States issue driver's licenses under the authority of the tenth Amendment. Congress authorized Real ID in 2005, making guidelines for state-authorized driver's licenses, including proof of legal status.
Sixteen states and the District of Columbia have sanctioned laws to permit undocumented immigrants to acquire driver's licenses. These states—California, Colorado, Connecticut, Delaware, Hawaii, Illinois, Maryland, Nevada, New Jersey, New Mexico, New York, Oregon, Utah, Vermont, Virginia and Washington—issue a permit if a candidate provides certain documentation, for example, a foreign birth declaration, identification, or consular card and proof of current residency in the state.
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WASHINGTON—U.S. Citizenship and Immigration Services has issued new policy updates in the USCIS Policy Manual to clarify the criteria and circumstances for expedited processing; improve request for evidence (RFE) and notice of intent to deny (NOID) guidance; and increase the validity period for initial and renewal employment authorization documents (EADs) for certain noncitizens with pending adjustment of status applications.
“We are taking action to eliminate policies that fail to promote access to the legal immigration system, and will continue to make improvements that help individuals navigate the path to citizenship, and that modernize our immigration system,” said Secretary of Homeland Security Alejandro N. Mayorkas.
“These policy measures are consistent with the Biden-Harris administration's priorities to eliminate unnecessary barriers to our nation’s legal immigration system and reduce burdens on noncitizens who may be eligible for immigration benefits,” said Acting USCIS Director Tracy Renaud. “USCIS is committed to promoting policies and procedures that ensure we operate in a fair, efficient, and humane manner that reflects America’s heritage as a land of opportunity for those who seek it.”
Under the updated expedite criteria policy, benefit requestors and USCIS officers are provided further guidance on when expedited processing may be warranted. Additionally, nonprofit organizations whose request is in furtherance of the cultural and social interests of the United States may request that a benefit be considered for expedited processing, even if premium processing is available for that benefit.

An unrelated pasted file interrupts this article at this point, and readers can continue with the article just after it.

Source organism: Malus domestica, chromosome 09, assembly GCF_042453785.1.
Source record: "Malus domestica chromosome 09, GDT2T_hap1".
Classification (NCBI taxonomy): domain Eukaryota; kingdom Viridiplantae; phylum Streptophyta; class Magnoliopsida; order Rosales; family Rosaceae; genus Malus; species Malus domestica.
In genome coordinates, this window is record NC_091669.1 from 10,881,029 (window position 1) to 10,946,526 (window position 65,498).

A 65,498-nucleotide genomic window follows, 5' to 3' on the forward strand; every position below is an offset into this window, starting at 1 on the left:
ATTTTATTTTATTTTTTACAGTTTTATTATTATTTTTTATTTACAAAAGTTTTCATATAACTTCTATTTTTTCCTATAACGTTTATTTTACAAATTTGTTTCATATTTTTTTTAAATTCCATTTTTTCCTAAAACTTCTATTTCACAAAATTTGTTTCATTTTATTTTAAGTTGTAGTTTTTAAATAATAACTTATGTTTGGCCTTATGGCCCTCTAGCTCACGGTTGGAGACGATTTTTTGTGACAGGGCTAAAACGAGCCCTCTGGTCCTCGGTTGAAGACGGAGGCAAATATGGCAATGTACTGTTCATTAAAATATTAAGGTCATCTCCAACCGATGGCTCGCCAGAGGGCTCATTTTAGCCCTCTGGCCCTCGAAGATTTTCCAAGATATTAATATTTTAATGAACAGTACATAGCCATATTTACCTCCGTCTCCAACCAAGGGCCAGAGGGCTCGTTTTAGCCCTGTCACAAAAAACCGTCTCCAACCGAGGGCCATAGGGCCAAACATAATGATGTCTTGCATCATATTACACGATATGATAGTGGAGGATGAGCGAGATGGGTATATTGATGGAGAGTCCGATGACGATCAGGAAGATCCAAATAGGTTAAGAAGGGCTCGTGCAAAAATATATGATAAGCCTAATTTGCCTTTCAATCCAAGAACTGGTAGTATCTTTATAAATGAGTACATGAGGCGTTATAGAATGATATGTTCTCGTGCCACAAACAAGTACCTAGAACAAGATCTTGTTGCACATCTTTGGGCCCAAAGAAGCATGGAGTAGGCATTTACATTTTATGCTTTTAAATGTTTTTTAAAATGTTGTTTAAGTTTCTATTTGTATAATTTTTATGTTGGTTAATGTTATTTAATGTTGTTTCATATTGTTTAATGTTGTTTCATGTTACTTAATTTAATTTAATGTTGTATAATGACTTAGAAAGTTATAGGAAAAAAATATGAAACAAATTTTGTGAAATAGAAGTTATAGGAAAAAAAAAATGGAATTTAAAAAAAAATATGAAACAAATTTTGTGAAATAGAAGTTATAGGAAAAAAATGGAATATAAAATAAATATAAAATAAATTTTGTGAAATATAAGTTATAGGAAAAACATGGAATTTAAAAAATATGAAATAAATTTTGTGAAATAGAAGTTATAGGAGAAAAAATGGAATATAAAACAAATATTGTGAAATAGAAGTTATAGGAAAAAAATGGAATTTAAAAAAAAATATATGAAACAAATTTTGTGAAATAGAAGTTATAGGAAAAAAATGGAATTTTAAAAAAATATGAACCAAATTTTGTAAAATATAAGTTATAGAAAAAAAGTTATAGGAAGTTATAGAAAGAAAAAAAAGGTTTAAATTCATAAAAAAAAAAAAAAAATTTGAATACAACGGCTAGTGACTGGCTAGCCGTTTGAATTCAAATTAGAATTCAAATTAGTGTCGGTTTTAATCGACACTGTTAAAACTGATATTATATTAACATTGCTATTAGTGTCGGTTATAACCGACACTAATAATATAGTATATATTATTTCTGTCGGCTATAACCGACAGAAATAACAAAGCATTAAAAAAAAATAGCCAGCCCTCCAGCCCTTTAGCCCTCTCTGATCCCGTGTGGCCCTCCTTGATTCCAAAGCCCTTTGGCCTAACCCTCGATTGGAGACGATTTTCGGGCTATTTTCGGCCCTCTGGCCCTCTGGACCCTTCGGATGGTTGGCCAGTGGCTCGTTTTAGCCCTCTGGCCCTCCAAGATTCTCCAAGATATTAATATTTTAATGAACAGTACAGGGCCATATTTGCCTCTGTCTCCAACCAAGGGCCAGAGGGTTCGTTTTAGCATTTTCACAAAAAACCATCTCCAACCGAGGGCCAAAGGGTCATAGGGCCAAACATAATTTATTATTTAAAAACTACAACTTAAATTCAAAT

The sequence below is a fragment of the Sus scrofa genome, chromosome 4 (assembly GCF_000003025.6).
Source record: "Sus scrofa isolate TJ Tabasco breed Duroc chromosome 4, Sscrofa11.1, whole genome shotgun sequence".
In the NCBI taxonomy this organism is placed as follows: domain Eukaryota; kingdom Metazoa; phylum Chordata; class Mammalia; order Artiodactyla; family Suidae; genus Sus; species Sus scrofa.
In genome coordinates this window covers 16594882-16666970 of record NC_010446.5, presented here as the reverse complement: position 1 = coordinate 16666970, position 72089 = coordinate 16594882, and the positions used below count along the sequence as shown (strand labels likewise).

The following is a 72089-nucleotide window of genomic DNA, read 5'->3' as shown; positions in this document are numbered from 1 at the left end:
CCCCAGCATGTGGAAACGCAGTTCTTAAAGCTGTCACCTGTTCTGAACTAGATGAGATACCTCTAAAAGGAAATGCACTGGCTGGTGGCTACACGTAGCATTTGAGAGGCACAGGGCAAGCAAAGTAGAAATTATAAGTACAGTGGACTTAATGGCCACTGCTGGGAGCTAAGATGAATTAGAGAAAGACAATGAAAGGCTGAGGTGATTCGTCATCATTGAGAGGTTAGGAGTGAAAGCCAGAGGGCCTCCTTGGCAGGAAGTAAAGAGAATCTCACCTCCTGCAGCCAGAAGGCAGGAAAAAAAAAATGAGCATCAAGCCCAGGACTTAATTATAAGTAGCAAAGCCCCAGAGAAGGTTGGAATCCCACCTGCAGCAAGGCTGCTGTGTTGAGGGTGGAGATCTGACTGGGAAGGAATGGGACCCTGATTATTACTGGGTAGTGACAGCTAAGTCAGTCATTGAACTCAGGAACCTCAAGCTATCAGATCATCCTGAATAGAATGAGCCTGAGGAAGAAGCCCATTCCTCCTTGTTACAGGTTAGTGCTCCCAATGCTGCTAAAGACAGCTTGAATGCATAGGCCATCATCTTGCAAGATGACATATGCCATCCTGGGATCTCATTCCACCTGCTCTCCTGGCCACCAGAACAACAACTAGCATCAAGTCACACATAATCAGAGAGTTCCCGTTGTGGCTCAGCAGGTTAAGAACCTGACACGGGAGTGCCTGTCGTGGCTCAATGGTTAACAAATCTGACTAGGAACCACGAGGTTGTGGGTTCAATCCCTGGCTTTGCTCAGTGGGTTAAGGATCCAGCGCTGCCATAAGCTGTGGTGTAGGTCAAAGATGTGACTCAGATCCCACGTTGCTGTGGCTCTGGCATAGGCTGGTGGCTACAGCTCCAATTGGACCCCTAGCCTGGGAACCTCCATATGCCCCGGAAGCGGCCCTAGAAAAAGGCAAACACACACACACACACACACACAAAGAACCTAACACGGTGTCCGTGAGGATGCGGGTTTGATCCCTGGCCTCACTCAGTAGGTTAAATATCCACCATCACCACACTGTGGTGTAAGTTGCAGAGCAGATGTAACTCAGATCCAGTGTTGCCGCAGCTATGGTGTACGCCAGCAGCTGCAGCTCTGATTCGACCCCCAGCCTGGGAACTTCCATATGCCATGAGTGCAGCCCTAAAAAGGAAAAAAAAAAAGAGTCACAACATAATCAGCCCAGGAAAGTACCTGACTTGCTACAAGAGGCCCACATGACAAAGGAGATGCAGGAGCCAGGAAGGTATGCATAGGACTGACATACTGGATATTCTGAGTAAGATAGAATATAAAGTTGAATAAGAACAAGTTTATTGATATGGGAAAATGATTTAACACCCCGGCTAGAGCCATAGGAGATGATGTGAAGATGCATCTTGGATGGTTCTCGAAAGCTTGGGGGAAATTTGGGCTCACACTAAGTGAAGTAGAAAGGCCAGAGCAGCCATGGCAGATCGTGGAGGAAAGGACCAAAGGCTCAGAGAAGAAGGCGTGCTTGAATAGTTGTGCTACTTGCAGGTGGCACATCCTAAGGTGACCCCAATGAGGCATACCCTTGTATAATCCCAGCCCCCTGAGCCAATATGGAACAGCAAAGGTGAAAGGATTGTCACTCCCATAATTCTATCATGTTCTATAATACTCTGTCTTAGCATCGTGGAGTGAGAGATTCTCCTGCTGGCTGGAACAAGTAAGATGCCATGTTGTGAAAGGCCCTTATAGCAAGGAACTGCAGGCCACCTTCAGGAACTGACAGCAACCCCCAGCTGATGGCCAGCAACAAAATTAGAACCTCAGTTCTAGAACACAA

Expedited processing is a special-situation service that USCIS considers for benefit requestors who urgently need their request for immigration benefits adjudicated. USCIS reviews such requests on a case-by-case basis. Expedited requests for noncitizens with a final order of removal or noncitizens in removal proceedings are coordinated between USCIS and U.S. Immigration and Customs Enforcement.
Requests for Evidence and Notices of Intent to Deny
USCIS is returning to the adjudicative principles of a June 2013 memo that instructed agency officers to issue an RFE or NOID when additional evidence could potentially demonstrate eligibility for an immigration benefit. As part of the updated RFE and NOID policy, USCIS is rescinding a July 2018 memo that permitted agency officers to deny certain immigration benefit requests instead of first issuing an RFE or NOID.
This updated policy will ensure that benefit requestors are given an opportunity to correct innocent mistakes and unintentional omissions. In general, a USCIS officer will issue an RFE or NOID when the officer determines additional information or explanation may potentially establish eligibility for an immigration benefit.
Employment Authorization Documents
Updated policy guidance will increase the current one-year validity period on both initial and renewal EADs to two years for certain adjustment of status applicants. Increasing the validity period on EADs for certain adjustment applicants is expected to reduce the number of employment authorization requests USCIS receives and allow the agency to shift limited resources to other priority areas.
This guidance was issued due to ongoing processing delays affecting the completion of adjustment of status applications. Renewing EADs in this category is generally free, and USCIS received nearly 370,000 adjustment-related employment authorization requests in fiscal year 2020.
For more information on USCIS and its programs, please visit uscis.gov or follow us on Twitter, Instagram, YouTube, Facebook, and LinkedIn.
If you are from Venezuela or have a friend or family form Venezuela, they can apply for TPS (temporary Protected status).